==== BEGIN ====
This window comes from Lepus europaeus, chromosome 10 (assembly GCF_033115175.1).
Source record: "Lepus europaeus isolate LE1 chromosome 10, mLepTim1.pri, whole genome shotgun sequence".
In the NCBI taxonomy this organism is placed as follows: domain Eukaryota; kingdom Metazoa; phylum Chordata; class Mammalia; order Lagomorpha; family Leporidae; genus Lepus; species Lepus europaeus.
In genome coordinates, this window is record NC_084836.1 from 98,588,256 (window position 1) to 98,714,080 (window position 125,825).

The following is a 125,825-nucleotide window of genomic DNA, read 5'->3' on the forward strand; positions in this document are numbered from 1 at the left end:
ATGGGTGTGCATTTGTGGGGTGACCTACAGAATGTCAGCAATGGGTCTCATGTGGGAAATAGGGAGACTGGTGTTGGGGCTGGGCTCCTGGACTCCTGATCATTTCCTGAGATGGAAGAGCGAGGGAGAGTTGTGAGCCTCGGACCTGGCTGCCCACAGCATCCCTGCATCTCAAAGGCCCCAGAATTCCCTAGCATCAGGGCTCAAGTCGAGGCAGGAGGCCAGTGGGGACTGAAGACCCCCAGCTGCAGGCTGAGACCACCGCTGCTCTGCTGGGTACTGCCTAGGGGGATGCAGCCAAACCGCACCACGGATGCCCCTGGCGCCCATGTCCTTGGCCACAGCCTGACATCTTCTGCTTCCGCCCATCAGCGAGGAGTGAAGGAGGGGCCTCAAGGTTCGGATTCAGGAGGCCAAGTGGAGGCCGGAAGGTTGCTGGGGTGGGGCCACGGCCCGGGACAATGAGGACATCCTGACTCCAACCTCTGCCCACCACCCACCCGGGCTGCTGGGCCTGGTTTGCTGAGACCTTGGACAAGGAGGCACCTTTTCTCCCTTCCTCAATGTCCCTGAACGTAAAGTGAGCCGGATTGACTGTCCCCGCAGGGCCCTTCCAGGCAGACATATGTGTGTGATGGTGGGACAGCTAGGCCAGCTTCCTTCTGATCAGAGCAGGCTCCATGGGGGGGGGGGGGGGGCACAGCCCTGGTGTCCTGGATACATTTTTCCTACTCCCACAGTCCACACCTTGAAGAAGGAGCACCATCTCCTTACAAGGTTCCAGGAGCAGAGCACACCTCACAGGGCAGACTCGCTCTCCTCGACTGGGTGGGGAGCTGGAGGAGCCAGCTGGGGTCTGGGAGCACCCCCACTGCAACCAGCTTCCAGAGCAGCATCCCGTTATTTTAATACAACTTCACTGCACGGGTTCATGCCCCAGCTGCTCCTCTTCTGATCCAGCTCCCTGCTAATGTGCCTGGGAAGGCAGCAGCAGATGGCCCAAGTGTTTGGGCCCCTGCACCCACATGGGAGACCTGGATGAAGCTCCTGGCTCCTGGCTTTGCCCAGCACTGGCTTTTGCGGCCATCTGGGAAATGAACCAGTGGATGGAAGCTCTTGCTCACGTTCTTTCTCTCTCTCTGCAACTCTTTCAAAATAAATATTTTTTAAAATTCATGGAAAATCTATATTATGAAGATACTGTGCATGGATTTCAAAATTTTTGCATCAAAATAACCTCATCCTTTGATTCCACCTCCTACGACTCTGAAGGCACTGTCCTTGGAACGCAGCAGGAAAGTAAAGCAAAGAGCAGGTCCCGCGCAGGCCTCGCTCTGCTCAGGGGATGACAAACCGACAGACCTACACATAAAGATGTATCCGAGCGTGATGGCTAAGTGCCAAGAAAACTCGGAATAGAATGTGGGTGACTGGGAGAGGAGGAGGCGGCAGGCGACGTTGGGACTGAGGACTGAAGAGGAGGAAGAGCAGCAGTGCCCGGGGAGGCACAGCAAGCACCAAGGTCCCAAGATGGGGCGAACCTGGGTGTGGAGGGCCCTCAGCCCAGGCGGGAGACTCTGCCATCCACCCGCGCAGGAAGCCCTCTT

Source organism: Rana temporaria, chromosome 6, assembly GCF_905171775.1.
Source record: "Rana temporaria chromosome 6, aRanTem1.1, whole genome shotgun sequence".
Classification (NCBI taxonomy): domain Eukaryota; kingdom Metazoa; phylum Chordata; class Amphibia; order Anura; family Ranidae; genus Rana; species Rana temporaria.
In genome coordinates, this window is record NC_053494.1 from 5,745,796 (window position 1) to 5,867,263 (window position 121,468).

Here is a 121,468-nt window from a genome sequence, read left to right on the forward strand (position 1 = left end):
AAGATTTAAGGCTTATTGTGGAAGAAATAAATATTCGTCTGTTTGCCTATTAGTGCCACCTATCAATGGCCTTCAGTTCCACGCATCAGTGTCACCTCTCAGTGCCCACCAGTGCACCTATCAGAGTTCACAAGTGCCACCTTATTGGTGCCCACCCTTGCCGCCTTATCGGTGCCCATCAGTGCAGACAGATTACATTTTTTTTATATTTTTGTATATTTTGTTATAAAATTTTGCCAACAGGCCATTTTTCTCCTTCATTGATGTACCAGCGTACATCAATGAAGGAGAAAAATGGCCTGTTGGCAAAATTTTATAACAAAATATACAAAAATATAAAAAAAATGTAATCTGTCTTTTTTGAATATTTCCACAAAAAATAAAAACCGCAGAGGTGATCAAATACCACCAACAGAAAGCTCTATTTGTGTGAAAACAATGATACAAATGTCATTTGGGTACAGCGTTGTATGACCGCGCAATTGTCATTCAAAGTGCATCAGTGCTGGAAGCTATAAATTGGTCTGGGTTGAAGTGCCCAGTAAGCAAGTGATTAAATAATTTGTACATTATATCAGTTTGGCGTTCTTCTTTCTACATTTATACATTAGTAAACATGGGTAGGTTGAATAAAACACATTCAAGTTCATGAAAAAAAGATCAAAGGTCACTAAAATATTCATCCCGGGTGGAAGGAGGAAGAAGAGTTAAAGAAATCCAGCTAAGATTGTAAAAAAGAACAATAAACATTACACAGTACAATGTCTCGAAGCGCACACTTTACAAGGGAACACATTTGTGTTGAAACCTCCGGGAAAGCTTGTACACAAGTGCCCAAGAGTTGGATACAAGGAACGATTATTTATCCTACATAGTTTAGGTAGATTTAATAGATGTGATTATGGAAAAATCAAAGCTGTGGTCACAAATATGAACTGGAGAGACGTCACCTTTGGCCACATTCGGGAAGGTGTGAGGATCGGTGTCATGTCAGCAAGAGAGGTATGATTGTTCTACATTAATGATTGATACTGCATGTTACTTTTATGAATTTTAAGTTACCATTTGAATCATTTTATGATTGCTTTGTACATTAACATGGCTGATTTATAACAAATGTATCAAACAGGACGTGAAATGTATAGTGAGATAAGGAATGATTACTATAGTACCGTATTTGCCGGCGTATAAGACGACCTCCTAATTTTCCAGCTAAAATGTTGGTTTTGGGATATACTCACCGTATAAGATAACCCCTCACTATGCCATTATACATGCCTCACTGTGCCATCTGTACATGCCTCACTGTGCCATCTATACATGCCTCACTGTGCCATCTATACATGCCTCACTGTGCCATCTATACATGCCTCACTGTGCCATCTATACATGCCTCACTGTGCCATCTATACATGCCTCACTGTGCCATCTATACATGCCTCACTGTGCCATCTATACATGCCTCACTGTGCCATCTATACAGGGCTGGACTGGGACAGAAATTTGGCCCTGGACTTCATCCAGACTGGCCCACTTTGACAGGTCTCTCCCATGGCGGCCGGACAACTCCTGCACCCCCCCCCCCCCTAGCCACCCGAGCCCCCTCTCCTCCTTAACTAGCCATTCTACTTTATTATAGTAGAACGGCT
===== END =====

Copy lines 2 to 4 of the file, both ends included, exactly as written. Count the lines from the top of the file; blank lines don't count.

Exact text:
Source record: "Lepus europaeus isolate LE1 chromosome 10, mLepTim1.pri, whole genome shotgun sequence".
In the NCBI taxonomy this organism is placed as follows: domain Eukaryota; kingdom Metazoa; phylum Chordata; class Mammalia; order Lagomorpha; family Leporidae; genus Lepus; species Lepus europaeus.
In genome coordinates, this window is record NC_084836.1 from 98,588,256 (window position 1) to 98,714,080 (window position 125,825).